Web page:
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Hell is Your Psychotic Roommates in ‘The Abaddon’ Horror Webcomic


One of the great failures of the English language is that there is no word for killing your roommate. We can describe patricidal and fratricidal feelings in just a few syllables, but we have all-encompassing term to describe the desire to clobber your roomie’s face in with his own unwashed dishes. If ever a comic demanded the coinage of such a term, it’s Koren Shadmi’s (occasionally NSFW) webcomic The Abaddon, which traps five roommates who want to kill or screw each other in a crumbling apartment, but even death won’t release them from their mystical dwelling.Channeling Jean-Paul Sartre’s No Exit, Shadmi opens The Abaddon innocuously enough, with a man named Ter walking into an apartment, his head bandaged and suitcase in hand. At first, the roommates, Bet, Shel, Vic and Nor (only Pierre, the apartment’s feline resident, gets a full name), seem friendly enough. It also doesn’t hurt that Bet is a real live pin-up girl, but as soon as Ter agrees to rent the empty bedroom, he begins to notice some strange things about his new home. For one thing, his suitcase won’t open, and for another, the lights in his room won’t go out. Most disturbing at all, though, are the visions Ter sees when he closes his eyes: visions of another life where he served as an army medic.

Nor are his roommates the congenial folk they initially seem. In fact, the other four residents seem engrossed in a constant battle with their ids, which push them into lust, violence and general antisocial behavior. It doesn’t help that the only edible things in the kitchen are crappy coffee and beer. But whenever one roommate kills another (or the cat), death somehow doesn’t seem to stick, and everything quickly returns to the status quo. Meanwhile, spectral goo leaks from the pipes. Roommate Nor can sculpt it into shapes, but his sticky pink sculptures quickly break down. It’s as if the apartment combats entropy in order to foster chaos.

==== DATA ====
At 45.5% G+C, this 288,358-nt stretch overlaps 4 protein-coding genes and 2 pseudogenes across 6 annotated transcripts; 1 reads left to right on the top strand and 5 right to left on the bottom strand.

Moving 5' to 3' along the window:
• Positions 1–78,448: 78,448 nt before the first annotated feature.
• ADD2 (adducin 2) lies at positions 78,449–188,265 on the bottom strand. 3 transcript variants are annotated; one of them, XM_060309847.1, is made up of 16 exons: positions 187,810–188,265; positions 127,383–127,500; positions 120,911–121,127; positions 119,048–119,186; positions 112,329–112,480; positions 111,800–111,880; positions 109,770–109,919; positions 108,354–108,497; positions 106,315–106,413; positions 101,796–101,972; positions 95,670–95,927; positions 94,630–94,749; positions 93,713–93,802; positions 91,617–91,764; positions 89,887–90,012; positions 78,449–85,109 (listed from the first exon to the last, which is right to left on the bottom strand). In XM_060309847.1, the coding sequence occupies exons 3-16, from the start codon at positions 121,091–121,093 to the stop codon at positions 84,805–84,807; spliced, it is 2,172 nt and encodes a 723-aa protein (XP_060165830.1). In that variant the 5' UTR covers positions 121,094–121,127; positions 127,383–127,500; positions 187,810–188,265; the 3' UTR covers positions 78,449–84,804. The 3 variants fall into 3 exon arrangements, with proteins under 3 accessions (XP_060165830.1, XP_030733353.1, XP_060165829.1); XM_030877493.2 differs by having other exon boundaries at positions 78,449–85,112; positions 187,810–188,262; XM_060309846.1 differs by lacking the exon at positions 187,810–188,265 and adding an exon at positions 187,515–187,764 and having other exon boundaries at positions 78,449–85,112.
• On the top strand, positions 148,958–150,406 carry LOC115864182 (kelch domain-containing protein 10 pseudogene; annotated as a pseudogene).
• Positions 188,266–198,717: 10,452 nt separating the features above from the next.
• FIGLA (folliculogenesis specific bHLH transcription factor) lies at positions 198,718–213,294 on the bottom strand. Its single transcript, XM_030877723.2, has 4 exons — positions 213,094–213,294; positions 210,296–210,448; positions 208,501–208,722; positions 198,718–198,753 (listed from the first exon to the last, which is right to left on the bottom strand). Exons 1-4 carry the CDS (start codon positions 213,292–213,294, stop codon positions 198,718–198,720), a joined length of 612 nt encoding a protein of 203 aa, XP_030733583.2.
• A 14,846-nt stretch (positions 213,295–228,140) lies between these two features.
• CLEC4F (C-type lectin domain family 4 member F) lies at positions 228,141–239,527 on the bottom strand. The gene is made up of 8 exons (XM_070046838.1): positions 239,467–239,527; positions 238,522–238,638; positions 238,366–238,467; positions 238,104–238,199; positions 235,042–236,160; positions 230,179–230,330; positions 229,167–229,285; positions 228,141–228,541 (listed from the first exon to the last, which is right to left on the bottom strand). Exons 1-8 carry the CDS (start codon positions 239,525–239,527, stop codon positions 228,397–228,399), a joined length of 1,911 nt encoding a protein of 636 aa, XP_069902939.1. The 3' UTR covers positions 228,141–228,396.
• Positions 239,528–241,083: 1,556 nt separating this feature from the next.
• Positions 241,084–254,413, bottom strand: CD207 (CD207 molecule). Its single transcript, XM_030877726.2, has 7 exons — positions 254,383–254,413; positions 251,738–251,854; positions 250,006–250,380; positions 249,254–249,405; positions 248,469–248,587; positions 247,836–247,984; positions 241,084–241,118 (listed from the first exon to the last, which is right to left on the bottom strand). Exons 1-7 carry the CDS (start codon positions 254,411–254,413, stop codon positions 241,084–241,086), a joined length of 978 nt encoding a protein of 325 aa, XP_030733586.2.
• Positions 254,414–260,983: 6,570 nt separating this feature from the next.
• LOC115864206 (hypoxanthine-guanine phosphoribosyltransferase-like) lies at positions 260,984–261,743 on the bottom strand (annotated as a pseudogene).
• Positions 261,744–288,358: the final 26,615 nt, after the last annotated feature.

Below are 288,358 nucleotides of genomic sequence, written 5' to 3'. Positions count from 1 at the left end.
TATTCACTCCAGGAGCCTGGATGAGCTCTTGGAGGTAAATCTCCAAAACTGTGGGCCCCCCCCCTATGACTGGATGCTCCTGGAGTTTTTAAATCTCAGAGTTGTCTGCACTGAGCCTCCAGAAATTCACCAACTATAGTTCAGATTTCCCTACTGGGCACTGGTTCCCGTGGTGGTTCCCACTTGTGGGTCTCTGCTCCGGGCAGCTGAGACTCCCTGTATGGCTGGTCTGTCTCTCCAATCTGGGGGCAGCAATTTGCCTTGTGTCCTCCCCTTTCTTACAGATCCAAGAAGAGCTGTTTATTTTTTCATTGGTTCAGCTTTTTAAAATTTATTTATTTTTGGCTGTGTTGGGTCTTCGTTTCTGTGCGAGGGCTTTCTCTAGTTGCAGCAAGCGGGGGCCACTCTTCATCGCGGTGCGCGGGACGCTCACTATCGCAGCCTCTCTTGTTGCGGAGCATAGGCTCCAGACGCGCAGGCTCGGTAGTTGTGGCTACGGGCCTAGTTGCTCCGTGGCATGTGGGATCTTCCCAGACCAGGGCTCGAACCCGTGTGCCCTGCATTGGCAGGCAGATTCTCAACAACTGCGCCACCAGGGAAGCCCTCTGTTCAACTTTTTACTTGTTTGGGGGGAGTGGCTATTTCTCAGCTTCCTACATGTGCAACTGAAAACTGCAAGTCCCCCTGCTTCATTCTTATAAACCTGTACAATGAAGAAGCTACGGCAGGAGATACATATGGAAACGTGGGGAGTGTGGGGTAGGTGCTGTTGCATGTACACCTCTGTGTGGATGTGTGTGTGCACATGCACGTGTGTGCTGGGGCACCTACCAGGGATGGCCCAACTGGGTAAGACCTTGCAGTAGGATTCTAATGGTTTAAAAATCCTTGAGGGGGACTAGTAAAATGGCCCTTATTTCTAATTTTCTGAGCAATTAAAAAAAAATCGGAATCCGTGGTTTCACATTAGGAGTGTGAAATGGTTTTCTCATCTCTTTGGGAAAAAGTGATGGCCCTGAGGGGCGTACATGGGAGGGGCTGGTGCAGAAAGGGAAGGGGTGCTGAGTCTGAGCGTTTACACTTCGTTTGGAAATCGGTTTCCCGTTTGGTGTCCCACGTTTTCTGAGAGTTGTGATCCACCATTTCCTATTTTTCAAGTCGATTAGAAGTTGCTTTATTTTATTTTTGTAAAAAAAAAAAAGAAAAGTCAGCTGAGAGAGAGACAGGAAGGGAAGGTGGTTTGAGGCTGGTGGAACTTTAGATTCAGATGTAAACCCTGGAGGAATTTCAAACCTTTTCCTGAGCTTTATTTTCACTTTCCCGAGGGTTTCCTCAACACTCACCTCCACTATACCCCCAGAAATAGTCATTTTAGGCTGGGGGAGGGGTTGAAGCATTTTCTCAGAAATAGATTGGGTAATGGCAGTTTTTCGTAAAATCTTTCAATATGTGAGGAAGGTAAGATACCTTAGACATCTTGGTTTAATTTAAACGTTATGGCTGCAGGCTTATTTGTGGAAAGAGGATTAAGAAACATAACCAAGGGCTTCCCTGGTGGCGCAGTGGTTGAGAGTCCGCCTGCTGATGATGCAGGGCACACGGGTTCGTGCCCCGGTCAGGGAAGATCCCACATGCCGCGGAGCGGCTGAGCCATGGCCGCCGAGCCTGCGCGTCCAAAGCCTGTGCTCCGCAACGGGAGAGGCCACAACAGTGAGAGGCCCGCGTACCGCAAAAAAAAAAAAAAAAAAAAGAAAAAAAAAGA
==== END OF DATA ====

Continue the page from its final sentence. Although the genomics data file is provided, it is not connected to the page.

Ter wants to rally his roommates to find a way out of the apartment, like the army major in the Twilight Zone episode “Five Characters in Search of an Exit.” However, he finds he’s the sole army man amongst a crew of cynical clowns. The other four roommates have been stuck in this place — known as the Abaddon, which some Judeo-Christian traditions cast as a region of Hell or the Devil himself — for years, perhaps even decades, and have long abandoned any hope of escape. The previous occupant of Ter’s room seems to have found a way out, however, and at least one other person can come and go as he pleases, so Ter figures there must be an exit.

At a time when so much horror is focused on gore, The Abaddon is refreshing look at an example of the genre that focuses the strength of its premise rather than the quantity of its blood. If he can’t find a way out, Ter can look forward to a lifetime of lights on in the bedroom, roommates fighting in the living room and possibly getting stabbed by the burly rageaholic Vic. But the more he struggles against the apartment, the more he seems trapped in its decaying web. It’s Cube without the razor wire, and perhaps more unsettling for its lack of physical consequences. What rare variation exists in the roommates’ hateful routine serves only to amplify their violence and perversion. We don’t want to be trapped with them any more than Ter is, but since we’re safely out of the way of Vic’s knife blade, they’re guiltily fascinating to watch.

While The Abaddon‘s immediately recognizable cousin is clearly No Exit, it appears that the comic will ultimately have shades of Dante’s Divine Comedy. Ter and his roommates are incomplete people who carried only pieces of their former lives, memories and names into The Abaddon, which begs the questions: What are they? And where did they leave the rest of themselves? Are the mysterious entities who wander more freely through the residential hallways demonic? Divine? Are they other truncated souls who simply have a better handle on the Abaddon’s secrets?

Although most of Act One’s action takes place inside the inescapable apartment, Shadmi occasionally shows us an exterior view of the Abaddon, with dozens of windows staring blankly outward. This grim Hotel California has dozens — if not hundreds — of other residents, people who likely have their own half-forgotten memories and their own ways to navigate the building’s strange horrors. As we wade farther into Inferno, will Shadmi show us the torments the Abaddon’s other roommates bring down on each other’s heads, or will he treat us to occasional sparks of happiness in this place of destruction?

The first part of The Abaddon recently came to a close, and Shadmi is running a Kickstarter campaign to support him as he completes the second chapter. Perhaps then we’ll finally get to see what stranger puzzles lie in the depths of the Abaddon.

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